In this embodiment of the invention the controllable supply unit 309 is a switched mode power supply (SMPS) that is energized with a dc-voltage Vbatt. In an alternative embodiment of the invention the controllable supply unit 309 is a linear regulator.

In an envelope tracking power amplifier according to an embodiment of the invention the supply voltage Vc is determined according to the filtered envelope signal 308 and control parameters of the controllable supply unit 309. The control parameters can, for example, determine a minimum supply voltage and/or a maximum supply voltage, i.e. the limits between which the supply voltage is controlled.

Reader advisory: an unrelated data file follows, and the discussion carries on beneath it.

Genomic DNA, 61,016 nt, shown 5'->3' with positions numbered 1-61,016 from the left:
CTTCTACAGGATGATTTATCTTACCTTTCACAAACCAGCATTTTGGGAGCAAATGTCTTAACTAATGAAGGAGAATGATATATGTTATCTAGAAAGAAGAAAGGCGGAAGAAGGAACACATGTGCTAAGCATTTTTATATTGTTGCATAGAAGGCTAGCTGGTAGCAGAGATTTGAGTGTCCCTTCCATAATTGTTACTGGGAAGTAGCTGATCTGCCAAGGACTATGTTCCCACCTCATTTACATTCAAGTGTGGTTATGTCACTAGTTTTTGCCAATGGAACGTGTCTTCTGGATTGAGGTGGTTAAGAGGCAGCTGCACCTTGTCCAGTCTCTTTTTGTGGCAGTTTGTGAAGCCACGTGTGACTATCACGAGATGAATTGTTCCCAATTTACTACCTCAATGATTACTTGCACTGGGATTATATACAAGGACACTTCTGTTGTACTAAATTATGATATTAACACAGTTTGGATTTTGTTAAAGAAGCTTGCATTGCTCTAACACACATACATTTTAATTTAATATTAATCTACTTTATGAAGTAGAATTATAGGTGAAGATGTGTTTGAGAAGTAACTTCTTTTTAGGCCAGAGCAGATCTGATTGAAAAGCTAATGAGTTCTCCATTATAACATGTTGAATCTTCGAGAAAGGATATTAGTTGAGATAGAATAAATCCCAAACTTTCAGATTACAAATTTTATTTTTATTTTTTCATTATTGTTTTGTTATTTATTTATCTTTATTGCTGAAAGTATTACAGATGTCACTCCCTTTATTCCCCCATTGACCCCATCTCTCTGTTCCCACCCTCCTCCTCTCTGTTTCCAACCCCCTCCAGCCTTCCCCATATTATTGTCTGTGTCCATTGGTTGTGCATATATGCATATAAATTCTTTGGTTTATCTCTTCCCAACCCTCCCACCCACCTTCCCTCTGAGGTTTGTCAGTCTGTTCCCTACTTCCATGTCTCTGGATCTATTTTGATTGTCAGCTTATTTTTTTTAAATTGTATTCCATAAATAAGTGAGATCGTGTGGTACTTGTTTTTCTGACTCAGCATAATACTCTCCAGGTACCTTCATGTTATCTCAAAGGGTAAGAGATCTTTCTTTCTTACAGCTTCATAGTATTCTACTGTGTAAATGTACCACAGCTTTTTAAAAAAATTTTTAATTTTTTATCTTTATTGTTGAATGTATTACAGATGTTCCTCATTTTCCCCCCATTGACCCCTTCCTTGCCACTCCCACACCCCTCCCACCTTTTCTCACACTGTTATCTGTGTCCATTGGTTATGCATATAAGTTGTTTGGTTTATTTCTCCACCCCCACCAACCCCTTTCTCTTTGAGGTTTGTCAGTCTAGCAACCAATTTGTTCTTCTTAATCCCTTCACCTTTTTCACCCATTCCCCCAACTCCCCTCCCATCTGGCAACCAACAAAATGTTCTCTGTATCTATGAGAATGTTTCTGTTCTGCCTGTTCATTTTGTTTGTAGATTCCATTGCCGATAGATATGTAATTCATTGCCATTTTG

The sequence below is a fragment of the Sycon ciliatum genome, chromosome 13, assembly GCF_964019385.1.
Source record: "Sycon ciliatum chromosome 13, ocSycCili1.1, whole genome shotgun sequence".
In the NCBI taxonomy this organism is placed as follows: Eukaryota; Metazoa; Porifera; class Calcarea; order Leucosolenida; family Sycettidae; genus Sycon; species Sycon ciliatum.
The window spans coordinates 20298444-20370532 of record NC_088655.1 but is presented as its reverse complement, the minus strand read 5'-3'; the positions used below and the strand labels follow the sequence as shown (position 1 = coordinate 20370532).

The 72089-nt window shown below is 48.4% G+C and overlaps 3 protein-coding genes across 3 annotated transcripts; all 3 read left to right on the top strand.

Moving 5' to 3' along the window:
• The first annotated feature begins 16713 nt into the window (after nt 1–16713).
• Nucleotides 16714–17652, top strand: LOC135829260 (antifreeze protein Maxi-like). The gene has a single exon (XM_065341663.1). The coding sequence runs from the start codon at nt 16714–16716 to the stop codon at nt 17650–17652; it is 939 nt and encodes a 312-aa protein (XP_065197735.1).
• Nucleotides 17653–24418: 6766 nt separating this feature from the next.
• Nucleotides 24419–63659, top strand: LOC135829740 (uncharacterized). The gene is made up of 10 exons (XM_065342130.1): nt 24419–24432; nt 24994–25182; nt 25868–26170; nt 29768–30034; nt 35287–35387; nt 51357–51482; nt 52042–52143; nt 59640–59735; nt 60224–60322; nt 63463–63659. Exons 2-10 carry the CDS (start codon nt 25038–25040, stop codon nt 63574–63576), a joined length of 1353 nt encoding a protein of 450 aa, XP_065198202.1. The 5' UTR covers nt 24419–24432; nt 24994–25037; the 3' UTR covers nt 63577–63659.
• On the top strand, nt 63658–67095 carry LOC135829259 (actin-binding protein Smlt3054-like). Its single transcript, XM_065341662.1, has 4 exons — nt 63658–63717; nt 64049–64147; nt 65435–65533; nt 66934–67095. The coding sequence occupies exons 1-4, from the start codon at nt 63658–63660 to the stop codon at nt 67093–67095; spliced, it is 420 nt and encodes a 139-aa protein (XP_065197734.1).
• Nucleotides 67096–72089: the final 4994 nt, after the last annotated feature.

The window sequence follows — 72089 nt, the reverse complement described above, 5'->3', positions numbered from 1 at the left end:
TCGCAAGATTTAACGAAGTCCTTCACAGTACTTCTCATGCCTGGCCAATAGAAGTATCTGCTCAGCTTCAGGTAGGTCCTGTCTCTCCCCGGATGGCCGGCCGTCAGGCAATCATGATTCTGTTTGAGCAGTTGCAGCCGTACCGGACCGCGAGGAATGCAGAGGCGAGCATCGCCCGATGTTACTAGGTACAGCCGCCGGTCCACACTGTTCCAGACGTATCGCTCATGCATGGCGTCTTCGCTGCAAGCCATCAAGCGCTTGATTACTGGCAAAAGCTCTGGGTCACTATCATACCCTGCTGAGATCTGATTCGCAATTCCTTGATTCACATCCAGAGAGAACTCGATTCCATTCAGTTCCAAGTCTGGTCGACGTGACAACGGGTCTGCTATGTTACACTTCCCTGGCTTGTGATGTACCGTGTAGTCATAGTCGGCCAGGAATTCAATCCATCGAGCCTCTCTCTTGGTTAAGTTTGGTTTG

Exemplary waveforms shown in FIG. 4 are used for illustrating the operation principle of the envelope tracking power amplifier shown in FIG. 3. A curve 401 represents the envelope signal 306. A curve 402 represents the filtered envelope signal 308. The filtered envelope signal is marked with black circles in FIG. 4. A rise time of a peak in a waveform of the envelope signal 401 is substantially preserved when the envelope signal is filtered with the non-linear filter 307. In FIG. 4 this behaviour is illustrated by the fact that the filtered envelope signal 402 coincides with the envelope signal 401 on rising edges of peaks in the envelope signal 401. A temporal duration of a peak in the envelope signal 401 is lengthened when the envelope signal is filtered with the non-linear filter 307. This behaviour is also presented in FIG. 4. A curve 403 represents a waveform of the supply voltage Vs. The waveform of the supply voltage is a low-pass filtered version of the filtered envelope signal 402. The supply voltage Vs as a function of time is obtained from the curve 403 with an appropriate level offset. The low-pass filtering is due to the fact that the bandwidth of the controllable supply unit 309 is limited. As can be seen from FIG. 4 the low-pass filtering causes that local maximums in the curve 403 do not occur simultaneously with local maximums in the envelope signal 401. The delay unit 302 is adjusted in a way that local maximums in an envelope of a delayed signal 311 are sufficiently simultaneous with local maximums in the waveform of the supply voltage Vs. The level offset that is applied to curve 403 in order to obtain the supply voltage Vs is chosen to be such that the supply voltage is always above the envelope of the delayed signal 311 with a sufficient safety margin.